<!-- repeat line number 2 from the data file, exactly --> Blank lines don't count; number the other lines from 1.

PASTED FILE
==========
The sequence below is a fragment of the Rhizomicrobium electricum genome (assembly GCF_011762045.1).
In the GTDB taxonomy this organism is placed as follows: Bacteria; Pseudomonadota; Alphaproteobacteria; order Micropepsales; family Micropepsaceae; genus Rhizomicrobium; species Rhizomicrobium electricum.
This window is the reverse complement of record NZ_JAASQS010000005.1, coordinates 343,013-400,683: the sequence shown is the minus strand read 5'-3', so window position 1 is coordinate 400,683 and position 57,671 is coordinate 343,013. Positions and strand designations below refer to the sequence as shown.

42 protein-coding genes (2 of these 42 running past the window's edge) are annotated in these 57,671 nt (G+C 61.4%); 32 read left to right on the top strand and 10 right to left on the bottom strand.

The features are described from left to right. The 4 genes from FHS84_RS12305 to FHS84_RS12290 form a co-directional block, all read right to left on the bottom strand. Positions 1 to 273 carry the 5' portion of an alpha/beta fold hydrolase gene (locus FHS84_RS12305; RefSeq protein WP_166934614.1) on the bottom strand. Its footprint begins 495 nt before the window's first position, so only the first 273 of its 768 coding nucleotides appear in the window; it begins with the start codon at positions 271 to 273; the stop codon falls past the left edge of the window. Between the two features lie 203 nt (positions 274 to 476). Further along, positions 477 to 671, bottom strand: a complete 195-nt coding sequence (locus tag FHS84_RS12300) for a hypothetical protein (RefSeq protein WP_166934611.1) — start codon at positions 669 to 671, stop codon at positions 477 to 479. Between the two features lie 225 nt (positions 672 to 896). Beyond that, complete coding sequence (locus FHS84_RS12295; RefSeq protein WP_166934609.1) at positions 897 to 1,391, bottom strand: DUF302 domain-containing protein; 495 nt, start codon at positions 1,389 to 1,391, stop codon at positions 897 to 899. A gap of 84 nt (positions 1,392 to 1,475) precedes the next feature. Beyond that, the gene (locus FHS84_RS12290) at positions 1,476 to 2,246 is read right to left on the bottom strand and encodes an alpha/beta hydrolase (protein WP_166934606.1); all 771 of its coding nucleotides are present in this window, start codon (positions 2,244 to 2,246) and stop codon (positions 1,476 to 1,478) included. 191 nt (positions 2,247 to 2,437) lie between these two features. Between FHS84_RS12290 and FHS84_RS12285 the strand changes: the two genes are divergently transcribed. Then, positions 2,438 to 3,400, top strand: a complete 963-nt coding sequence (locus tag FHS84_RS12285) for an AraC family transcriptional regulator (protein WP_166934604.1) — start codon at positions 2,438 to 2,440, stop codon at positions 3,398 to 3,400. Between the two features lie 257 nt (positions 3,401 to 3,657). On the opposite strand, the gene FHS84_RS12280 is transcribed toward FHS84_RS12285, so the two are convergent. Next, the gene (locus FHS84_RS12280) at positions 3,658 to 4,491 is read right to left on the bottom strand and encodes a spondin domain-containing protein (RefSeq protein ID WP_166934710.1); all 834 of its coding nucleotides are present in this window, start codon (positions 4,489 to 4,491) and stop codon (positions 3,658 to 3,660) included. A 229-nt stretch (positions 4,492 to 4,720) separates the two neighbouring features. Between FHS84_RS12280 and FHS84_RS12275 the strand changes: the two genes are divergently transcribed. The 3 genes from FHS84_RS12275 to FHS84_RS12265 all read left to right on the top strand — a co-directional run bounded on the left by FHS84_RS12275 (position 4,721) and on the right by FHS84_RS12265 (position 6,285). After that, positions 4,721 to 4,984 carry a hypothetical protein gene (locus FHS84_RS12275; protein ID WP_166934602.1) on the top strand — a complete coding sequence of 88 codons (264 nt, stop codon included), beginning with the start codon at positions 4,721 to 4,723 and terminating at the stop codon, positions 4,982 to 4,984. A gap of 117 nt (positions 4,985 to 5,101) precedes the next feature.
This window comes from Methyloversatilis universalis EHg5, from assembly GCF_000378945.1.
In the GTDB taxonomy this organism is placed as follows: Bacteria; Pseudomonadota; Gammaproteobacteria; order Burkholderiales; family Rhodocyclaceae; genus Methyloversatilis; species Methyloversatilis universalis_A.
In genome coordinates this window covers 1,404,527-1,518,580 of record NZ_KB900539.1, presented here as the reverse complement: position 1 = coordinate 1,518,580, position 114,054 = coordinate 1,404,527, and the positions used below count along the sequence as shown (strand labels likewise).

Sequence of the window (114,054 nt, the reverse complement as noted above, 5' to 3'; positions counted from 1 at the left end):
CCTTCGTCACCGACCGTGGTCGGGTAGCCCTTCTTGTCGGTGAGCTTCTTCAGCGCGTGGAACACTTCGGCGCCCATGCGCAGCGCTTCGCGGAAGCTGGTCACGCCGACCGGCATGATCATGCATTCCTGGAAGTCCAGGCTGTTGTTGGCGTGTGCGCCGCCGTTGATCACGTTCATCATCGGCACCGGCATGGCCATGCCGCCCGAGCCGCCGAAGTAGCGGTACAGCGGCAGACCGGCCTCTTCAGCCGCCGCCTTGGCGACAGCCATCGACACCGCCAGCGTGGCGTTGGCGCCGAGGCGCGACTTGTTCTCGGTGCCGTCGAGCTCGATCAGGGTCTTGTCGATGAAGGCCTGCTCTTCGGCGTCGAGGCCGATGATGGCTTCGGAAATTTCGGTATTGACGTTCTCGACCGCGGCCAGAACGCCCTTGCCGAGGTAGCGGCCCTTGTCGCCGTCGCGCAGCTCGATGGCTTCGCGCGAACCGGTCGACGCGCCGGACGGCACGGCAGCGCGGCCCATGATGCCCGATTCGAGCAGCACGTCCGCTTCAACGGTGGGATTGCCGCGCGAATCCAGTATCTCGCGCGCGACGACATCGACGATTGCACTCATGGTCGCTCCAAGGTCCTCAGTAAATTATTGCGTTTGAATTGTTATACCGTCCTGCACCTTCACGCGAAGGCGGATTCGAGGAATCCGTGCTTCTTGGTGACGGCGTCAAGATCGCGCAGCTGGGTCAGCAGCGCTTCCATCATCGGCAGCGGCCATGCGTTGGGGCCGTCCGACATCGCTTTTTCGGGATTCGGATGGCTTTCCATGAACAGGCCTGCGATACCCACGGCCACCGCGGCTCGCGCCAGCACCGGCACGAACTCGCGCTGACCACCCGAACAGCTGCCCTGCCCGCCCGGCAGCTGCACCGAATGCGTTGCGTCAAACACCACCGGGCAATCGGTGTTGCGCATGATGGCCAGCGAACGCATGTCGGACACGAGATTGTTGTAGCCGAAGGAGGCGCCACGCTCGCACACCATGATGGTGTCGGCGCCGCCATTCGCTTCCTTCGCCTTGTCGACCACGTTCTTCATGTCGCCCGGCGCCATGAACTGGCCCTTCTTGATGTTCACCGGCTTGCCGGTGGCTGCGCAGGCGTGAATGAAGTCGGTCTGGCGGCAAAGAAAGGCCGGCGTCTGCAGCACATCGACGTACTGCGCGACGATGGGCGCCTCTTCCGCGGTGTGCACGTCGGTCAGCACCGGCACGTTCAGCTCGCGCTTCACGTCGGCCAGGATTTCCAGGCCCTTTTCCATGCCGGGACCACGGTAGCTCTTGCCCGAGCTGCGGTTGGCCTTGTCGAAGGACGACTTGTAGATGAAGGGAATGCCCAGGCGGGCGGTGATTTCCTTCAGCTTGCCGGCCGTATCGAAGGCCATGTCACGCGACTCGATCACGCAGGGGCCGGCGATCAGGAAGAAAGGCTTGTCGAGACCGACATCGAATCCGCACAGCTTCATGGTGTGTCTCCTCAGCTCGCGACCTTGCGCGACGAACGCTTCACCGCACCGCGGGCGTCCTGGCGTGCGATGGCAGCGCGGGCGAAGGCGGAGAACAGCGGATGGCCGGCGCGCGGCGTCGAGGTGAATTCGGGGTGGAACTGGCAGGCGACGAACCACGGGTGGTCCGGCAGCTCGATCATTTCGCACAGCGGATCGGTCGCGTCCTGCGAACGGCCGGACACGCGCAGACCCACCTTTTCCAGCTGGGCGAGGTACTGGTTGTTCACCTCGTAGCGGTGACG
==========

In the GTDB taxonomy this organism is placed as follows: Bacteria; Pseudomonadota; Alphaproteobacteria; order Micropepsales; family Micropepsaceae; genus Rhizomicrobium; species Rhizomicrobium electricum.